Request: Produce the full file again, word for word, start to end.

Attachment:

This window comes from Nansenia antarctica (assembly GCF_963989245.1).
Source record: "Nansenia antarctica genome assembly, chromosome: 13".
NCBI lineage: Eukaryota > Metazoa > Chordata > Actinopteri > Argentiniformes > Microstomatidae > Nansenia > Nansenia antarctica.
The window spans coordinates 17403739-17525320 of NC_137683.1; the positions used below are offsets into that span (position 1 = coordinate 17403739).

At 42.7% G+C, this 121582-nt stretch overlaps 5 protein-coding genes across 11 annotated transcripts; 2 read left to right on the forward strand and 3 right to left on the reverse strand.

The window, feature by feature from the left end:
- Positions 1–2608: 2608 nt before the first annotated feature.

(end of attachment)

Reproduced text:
This window comes from Nansenia antarctica (assembly GCF_963989245.1).
Source record: "Nansenia antarctica genome assembly, chromosome: 13".
NCBI lineage: Eukaryota > Metazoa > Chordata > Actinopteri > Argentiniformes > Microstomatidae > Nansenia > Nansenia antarctica.
The window spans coordinates 17403739-17525320 of NC_137683.1; the positions used below are offsets into that span (position 1 = coordinate 17403739).

At 42.7% G+C, this 121582-nt stretch overlaps 5 protein-coding genes across 11 annotated transcripts; 2 read left to right on the forward strand and 3 right to left on the reverse strand.

The window, feature by feature from the left end:
- Positions 1–2608: 2608 nt before the first annotated feature.